Editor’s be aware: This story was initially revealed in January 2020.
Coated with moss and lichen, a stone throne sits in the course of the woods. Surrounded by tall evergreens, this man-made construction appears misplaced. It’s mysterious but welcoming. Sit down, it says. Keep some time.
In-built 1912 by Ernest Thompson Stetson, one of many founders of the Boy Scouts of America, the stone throne is among the many rock monuments discovered within the woods of the Good Will-Hinckley campus in Fairfield. It’s a chief instance of the various historic stone buildings which are visited by trails in Maine.
Stone partitions, foundations, towers, bridges — even thrones — are littered all through the forest. Every has a narrative. Some are accompanied by plaques or literature that may let you know when and why they had been constructed. However most of those rock monuments are up for interpretation, their origins lengthy forgotten as they slowly crumble.
These rock monuments are highlights of many public path networks all through the state. Listed here are only a few.
Good Will-Hinckley Trails in Fairfield
Simple to reasonable
The development of the Good Will-Hinckley Trails had been began within the early 1900s by George Walter Hinckley, founding father of Good Will-Hinckley Properties for Boys and Women. Weaving by means of the forest and fields of Fairfield, the paths had been for the kids dwelling on the property, in addition to guests.
In the present day, the paths within the community whole greater than 3 miles and go to a number of historic stone monuments, that are marked on a path map and described in a brochure. These monuments embody Stetson’s stone throne, and a stone monument inbuilt 1921 in honor of Theodore Roosevelt that features a stone from the Roosevelt property on Lengthy Island, New York.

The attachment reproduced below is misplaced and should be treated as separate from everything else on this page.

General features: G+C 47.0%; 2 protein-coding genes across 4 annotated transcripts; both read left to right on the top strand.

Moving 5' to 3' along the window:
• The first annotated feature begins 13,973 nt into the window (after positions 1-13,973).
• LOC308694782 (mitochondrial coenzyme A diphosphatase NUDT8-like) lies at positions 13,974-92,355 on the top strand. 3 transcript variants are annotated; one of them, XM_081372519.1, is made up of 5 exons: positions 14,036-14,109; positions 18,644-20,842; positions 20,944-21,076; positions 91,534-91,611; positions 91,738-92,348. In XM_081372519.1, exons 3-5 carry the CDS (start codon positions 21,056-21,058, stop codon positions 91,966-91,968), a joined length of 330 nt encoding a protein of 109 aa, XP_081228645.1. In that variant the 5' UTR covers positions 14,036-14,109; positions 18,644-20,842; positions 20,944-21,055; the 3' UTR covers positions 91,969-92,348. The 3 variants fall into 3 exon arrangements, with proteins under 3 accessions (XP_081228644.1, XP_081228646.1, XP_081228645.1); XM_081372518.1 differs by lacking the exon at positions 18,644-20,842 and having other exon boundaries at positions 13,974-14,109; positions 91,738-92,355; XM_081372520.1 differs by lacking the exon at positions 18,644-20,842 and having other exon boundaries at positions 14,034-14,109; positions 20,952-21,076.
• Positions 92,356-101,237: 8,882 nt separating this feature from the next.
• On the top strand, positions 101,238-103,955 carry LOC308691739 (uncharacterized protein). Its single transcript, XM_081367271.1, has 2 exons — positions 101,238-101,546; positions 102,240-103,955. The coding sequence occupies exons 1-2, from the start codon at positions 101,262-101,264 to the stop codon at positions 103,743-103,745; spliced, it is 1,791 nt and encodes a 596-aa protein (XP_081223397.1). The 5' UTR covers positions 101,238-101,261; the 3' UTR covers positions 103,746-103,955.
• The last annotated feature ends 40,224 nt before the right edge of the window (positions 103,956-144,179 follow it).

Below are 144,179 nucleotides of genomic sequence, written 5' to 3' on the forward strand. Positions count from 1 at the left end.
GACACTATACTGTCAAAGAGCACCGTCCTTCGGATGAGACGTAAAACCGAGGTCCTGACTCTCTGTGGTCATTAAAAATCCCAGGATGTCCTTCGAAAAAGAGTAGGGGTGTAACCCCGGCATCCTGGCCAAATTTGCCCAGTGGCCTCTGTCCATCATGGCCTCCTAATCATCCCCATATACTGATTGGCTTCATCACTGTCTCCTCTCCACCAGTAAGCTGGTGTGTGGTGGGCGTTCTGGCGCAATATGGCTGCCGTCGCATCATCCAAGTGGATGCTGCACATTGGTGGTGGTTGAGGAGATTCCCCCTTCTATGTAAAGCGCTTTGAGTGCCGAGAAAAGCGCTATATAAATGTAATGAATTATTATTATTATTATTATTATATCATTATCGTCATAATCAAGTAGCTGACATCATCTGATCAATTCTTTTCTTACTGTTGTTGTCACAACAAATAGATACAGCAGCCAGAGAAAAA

The path community additionally options the Granite Home, a stone and log cabin constructed by Charles D. Hubbard for the exhibition of Maine granites, and the Dawn Fire, a stone fire inbuilt 1933 in the course of the forest.
The paths are open to walkers and leashed canine. Entry is free. For extra data, go to gwh.org/lcbates or name 207-238-4350.
Instructions: The path community is positioned on the Good Will-Hinckley campus, off Route 201 in Fairfield. Beginning on the intersection of routes 23 and 201 close to the Hinckley Boat Launch in Fairfield, drive south on Route 201 for about 1.6 mile, then flip proper onto Easler Highway, proper after the massive signal for the L.C.Bates Museum. Drive lower than 0.1 mile and park within the small car parking zone for the museum, which will likely be in your proper. The path community begins on the opposite aspect of Easler Highway and is marked by a big trailhead kiosk displaying a map.
Mount Battie in Camden
Simple to Reasonable
Situated in Camden Hills State Park, Mount Battie affords some of the stunning views of the Maine coast, and it stands simply 800 toes above sea degree. At its summit stands a spherical, stone tower that was devoted in 1921 to the women and men of Camden who served in World Conflict I. Guests are welcome to take a seat on a stone bench contained in the tower and climb a brief staircase to its prime, which is open to the sky and surrounded by parapet.
Additionally on the prime of Mount Battie is a plaque displaying “Renascence,” a poem by Pulitzer Prize-winner Edna St. Vincent Millay (1892-1950). Millay was born in Rockland and sometimes wrote whereas sitting on the mountain’s summit.